In recent years, we’ve seen tremendous growth for both newly launched super OSJs and the independent advisors joining their ranks. We’ve also seen smaller broker-dealers choosing to wind down their broker-dealer platform, while remaining together under the same brand, leadership and advisor community as a super-OSJ—either through a sale of themselves to a larger broker-dealer network, or by transitioning themselves to an independent broker-dealer (IBD) that supports independent branches. 

Lately, we’ve even seen reports of a large super OSJ planning to leave one of the nation’s largest IBDs, in order to become a broker-dealer in its own right.

There’s no denying that super OSJs are under pressure from pricing wars and margin compression, which intensified over the past two years as the Department of Labor fiduciary rule took shape, even as multiple independent broker-dealers became increasingly hesitant about the extent to which supporting super-OSJs should be central to their forward strategies.

Indeed, before the recent court ruling overturning the DOL rule, much of the talk among industry pundits had been about how most, if not all, super OSJs are destined to go extinct in danger as certain of the largest independent broker-dealers began to aggressively revisit the economic terms of their arrangement with many of their affiliated super OSJs. Industry experts wondered if the super-OSJ model was doomed as a pure “margin play” under a post-DOL rule future.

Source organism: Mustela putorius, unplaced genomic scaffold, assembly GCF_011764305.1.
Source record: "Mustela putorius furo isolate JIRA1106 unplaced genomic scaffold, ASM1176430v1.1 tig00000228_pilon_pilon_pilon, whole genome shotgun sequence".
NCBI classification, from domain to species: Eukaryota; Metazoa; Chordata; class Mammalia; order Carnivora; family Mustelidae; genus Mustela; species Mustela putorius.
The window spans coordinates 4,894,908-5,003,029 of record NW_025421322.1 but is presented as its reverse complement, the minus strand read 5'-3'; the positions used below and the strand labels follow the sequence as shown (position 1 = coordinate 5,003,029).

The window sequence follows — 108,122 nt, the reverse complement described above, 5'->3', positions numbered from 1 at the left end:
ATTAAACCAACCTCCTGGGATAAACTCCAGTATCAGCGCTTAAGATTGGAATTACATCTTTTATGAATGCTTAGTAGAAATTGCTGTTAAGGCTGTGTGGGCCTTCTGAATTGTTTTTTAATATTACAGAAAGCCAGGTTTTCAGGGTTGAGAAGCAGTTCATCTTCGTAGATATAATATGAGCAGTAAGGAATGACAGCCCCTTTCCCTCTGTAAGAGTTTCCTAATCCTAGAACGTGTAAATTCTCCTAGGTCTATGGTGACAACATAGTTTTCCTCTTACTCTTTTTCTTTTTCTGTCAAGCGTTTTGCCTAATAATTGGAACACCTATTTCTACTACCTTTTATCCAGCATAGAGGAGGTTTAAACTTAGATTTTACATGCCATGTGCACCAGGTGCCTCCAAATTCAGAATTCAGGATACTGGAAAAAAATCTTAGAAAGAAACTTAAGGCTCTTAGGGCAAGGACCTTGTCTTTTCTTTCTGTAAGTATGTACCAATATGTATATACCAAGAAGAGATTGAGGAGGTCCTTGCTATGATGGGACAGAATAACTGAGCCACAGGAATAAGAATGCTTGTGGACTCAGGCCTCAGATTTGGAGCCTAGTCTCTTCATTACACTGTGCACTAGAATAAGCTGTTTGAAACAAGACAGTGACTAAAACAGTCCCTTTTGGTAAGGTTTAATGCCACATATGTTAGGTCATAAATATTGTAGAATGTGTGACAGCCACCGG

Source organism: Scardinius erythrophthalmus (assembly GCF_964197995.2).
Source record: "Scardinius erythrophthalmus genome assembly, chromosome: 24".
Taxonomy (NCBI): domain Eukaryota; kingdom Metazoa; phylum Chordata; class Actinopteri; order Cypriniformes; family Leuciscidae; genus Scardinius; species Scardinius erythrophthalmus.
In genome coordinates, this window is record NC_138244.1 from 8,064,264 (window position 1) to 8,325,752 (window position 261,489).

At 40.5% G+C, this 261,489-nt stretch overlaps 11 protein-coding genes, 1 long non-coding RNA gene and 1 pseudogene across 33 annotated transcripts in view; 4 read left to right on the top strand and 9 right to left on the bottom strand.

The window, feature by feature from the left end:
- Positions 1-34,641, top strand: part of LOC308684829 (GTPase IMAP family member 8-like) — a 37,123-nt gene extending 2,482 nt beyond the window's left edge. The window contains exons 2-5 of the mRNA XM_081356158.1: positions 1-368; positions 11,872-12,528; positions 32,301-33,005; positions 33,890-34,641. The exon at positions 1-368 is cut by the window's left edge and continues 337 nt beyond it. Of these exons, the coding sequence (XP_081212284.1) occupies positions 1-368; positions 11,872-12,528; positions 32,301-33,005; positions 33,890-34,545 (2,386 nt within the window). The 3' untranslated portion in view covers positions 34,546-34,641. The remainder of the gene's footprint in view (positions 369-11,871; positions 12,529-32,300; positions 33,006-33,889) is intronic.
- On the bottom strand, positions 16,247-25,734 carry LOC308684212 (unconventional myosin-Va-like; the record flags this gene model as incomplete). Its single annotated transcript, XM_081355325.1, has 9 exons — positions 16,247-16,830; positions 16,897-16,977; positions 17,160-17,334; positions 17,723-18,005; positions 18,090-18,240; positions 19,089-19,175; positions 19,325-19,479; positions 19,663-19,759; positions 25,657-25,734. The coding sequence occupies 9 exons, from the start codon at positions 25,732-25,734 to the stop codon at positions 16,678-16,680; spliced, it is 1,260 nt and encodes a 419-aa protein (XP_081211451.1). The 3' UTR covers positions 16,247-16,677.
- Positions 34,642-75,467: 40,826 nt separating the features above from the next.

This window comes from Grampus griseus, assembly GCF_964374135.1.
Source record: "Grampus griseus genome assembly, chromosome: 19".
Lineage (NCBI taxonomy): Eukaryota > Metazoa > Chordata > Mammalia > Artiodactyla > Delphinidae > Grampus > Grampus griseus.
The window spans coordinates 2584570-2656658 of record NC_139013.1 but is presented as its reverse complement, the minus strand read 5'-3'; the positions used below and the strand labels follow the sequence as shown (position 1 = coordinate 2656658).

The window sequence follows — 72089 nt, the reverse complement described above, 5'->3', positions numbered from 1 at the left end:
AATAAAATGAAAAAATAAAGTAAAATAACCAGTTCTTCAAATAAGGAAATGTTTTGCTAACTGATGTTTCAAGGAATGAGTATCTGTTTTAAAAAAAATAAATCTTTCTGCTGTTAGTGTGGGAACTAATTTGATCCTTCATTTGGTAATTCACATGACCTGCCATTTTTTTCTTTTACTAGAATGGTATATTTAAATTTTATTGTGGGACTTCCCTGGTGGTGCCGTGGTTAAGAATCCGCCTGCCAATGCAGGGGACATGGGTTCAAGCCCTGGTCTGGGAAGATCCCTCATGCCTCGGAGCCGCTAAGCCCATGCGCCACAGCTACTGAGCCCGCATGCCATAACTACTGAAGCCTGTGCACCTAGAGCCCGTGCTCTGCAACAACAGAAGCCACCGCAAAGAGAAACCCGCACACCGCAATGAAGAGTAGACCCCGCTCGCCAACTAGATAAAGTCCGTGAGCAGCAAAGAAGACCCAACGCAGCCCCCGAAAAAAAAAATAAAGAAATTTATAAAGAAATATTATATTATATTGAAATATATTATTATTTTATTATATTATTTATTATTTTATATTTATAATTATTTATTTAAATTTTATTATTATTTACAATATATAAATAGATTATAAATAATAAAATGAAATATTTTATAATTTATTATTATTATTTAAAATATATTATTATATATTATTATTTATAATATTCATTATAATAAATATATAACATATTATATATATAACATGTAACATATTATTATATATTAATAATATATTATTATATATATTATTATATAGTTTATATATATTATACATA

But as is often the case, the industry punditry proved to be incorrect in its prophecies. Yes, super OSJs are evolving at a rapid pace. And as is always the case with any broad evolutionary trend, there will be winners and losers.

However, forecasting the future of the super-OSJ model’s viability requires assessing the present state of the super-OSJ space.

Payout Structure

Let’s start with a recognition that, no matter what industry commentators and certain senior home office executives might say publicly, super OSJs are fairly common at most IBDs, and many IBDs provide to their super OSJs a payout as high as 98 percent.

It’s also not uncommon for these same IBDs to give the average advisor who affiliates directly under its home office a much lower payout of 90 percent. If this advisor works through a super OSJ, then the IBD may keep only 2 percent of the advisor’s revenue instead of 10 percent. Meanwhile, the advisor might get a 92 percent payout from the super OSJ, which keeps just 6 percent of the advisor’s revenue. From the advisor’s perspective, what sounds like the better deal?

This example, based on fairly common numbers across the industry, highlights the profitability conflict for IBDs.

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